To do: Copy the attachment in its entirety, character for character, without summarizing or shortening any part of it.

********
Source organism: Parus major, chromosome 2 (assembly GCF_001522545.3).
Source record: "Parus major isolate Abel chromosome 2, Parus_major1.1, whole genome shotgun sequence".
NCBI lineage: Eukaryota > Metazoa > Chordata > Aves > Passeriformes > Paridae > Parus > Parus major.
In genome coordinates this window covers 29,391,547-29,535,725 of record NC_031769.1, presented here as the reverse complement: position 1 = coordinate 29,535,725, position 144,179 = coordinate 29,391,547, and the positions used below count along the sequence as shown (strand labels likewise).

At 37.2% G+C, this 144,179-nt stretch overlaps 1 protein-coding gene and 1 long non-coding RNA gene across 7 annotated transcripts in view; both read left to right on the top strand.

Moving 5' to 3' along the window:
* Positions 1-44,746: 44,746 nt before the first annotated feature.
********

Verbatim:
Source organism: Parus major, chromosome 2 (assembly GCF_001522545.3).
Source record: "Parus major isolate Abel chromosome 2, Parus_major1.1, whole genome shotgun sequence".
NCBI lineage: Eukaryota > Metazoa > Chordata > Aves > Passeriformes > Paridae > Parus > Parus major.
In genome coordinates this window covers 29,391,547-29,535,725 of record NC_031769.1, presented here as the reverse complement: position 1 = coordinate 29,535,725, position 144,179 = coordinate 29,391,547, and the positions used below count along the sequence as shown (strand labels likewise).

At 37.2% G+C, this 144,179-nt stretch overlaps 1 protein-coding gene and 1 long non-coding RNA gene across 7 annotated transcripts in view; both read left to right on the top strand.

Moving 5' to 3' along the window:
* Positions 1-44,746: 44,746 nt before the first annotated feature.